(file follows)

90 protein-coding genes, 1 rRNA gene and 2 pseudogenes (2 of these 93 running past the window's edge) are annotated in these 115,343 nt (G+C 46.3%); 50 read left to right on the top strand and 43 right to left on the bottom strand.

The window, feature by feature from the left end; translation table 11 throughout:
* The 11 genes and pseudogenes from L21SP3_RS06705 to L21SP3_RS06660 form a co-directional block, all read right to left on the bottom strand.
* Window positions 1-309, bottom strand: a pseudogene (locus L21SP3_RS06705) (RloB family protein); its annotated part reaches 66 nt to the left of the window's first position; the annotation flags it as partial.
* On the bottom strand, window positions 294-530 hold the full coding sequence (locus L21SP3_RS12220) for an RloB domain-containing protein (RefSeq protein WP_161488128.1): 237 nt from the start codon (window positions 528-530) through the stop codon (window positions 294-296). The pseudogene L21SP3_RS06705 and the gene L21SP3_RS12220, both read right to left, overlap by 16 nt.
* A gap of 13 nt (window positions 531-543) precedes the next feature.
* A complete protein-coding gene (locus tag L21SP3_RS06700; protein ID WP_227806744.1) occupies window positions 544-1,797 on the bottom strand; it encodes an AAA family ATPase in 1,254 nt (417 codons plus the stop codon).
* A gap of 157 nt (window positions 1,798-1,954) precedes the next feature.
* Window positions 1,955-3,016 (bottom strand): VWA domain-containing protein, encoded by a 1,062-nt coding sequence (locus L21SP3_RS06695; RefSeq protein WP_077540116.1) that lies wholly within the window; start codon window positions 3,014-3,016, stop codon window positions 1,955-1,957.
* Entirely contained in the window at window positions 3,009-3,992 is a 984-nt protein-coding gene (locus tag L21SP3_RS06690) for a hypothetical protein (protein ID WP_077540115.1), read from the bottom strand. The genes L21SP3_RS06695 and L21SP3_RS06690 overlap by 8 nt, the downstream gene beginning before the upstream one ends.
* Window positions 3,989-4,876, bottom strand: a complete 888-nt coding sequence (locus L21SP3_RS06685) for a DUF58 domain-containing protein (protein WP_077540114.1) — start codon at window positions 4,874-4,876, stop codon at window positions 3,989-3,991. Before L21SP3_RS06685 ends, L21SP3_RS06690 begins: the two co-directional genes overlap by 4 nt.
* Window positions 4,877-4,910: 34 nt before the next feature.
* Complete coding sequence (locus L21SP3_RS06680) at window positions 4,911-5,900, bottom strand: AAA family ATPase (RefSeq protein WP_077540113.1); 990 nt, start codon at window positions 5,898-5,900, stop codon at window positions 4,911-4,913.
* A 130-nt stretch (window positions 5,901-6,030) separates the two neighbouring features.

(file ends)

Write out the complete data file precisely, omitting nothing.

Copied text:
90 protein-coding genes, 1 rRNA gene and 2 pseudogenes (2 of these 93 running past the window's edge) are annotated in these 115,343 nt (G+C 46.3%); 50 read left to right on the top strand and 43 right to left on the bottom strand.

The window, feature by feature from the left end; translation table 11 throughout:
* The 11 genes and pseudogenes from L21SP3_RS06705 to L21SP3_RS06660 form a co-directional block, all read right to left on the bottom strand.
* Window positions 1-309, bottom strand: a pseudogene (locus L21SP3_RS06705) (RloB family protein); its annotated part reaches 66 nt to the left of the window's first position; the annotation flags it as partial.
* On the bottom strand, window positions 294-530 hold the full coding sequence (locus L21SP3_RS12220) for an RloB domain-containing protein (RefSeq protein WP_161488128.1): 237 nt from the start codon (window positions 528-530) through the stop codon (window positions 294-296). The pseudogene L21SP3_RS06705 and the gene L21SP3_RS12220, both read right to left, overlap by 16 nt.
* A gap of 13 nt (window positions 531-543) precedes the next feature.
* A complete protein-coding gene (locus tag L21SP3_RS06700; protein ID WP_227806744.1) occupies window positions 544-1,797 on the bottom strand; it encodes an AAA family ATPase in 1,254 nt (417 codons plus the stop codon).
* A gap of 157 nt (window positions 1,798-1,954) precedes the next feature.
* Window positions 1,955-3,016 (bottom strand): VWA domain-containing protein, encoded by a 1,062-nt coding sequence (locus L21SP3_RS06695; RefSeq protein WP_077540116.1) that lies wholly within the window; start codon window positions 3,014-3,016, stop codon window positions 1,955-1,957.
* Entirely contained in the window at window positions 3,009-3,992 is a 984-nt protein-coding gene (locus tag L21SP3_RS06690) for a hypothetical protein (protein ID WP_077540115.1), read from the bottom strand. The genes L21SP3_RS06695 and L21SP3_RS06690 overlap by 8 nt, the downstream gene beginning before the upstream one ends.
* Window positions 3,989-4,876, bottom strand: a complete 888-nt coding sequence (locus L21SP3_RS06685) for a DUF58 domain-containing protein (protein WP_077540114.1) — start codon at window positions 4,874-4,876, stop codon at window positions 3,989-3,991. Before L21SP3_RS06685 ends, L21SP3_RS06690 begins: the two co-directional genes overlap by 4 nt.
* Window positions 4,877-4,910: 34 nt before the next feature.
* Complete coding sequence (locus L21SP3_RS06680) at window positions 4,911-5,900, bottom strand: AAA family ATPase (RefSeq protein WP_077540113.1); 990 nt, start codon at window positions 5,898-5,900, stop codon at window positions 4,911-4,913.
* A 130-nt stretch (window positions 5,901-6,030) separates the two neighbouring features.